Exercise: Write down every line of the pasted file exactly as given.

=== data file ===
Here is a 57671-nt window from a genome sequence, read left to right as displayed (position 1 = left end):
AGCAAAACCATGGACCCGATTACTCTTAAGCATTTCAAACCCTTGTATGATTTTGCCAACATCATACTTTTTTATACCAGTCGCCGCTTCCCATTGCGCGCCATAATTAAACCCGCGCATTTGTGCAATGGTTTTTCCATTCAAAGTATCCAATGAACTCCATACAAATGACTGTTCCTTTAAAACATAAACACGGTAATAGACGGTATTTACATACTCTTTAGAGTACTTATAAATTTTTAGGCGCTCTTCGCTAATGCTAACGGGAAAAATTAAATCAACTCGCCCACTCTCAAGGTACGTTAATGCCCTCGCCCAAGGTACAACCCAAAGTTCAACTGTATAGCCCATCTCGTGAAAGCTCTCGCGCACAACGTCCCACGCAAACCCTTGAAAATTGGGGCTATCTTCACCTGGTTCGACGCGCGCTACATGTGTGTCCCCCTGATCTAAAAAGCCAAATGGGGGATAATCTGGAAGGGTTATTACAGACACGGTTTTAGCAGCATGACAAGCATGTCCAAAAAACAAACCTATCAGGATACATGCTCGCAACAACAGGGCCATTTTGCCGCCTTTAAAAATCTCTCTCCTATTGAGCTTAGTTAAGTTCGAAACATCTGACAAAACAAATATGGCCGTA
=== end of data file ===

Here is a 57671-nt window from a genome sequence, read left to right as displayed (position 1 = left end):
AGCAAAACCATGGACCCGATTACTCTTAAGCATTTCAAACCCTTGTATGATTTTGCCAACATCATACTTTTTTATACCAGTCGCCGCTTCCCATTGCGCGCCATAATTAAACCCGCGCATTTGTGCAATGGTTTTTCCATTCAAAGTATCCAATGAACTCCATACAAATGACTGTTCCTTTAAAACATAAACACGGTAATAGACGGTATTTACATACTCTTTAGAGTACTTATAAATTTTTAGGCGCTCTTCGCTAATGCTAACGGGAAAAATTAAATCAACTCGCCCACTCTCAAGGTACGTTAATGCCCTCGCCCAAGGTACAACCCAAAGTTCAACTGTATAGCCCATCTCGTGAAAGCTCTCGCGCACAACGTCCCACGCAAACCCTTGAAAATTGGGGCTATCTTCACCTGGTTCGACGCGCGCTACATGTGTGTCCCCCTGATCTAAAAAGCCAAATGGGGGATAATCTGGAAGGGTTATTACAGACACGGTTTTAGCAGCATGACAAGCATGTCCAAAAAACAAACCTATCAGGATACATGCTCGCAACAACAGGGCCATTTTGCCGCCTTTAAAAATCTCTCTCCTATTGAGCTTAGTTAAGTTCGAAACATCTGACAAAACAAATATGGCCGTA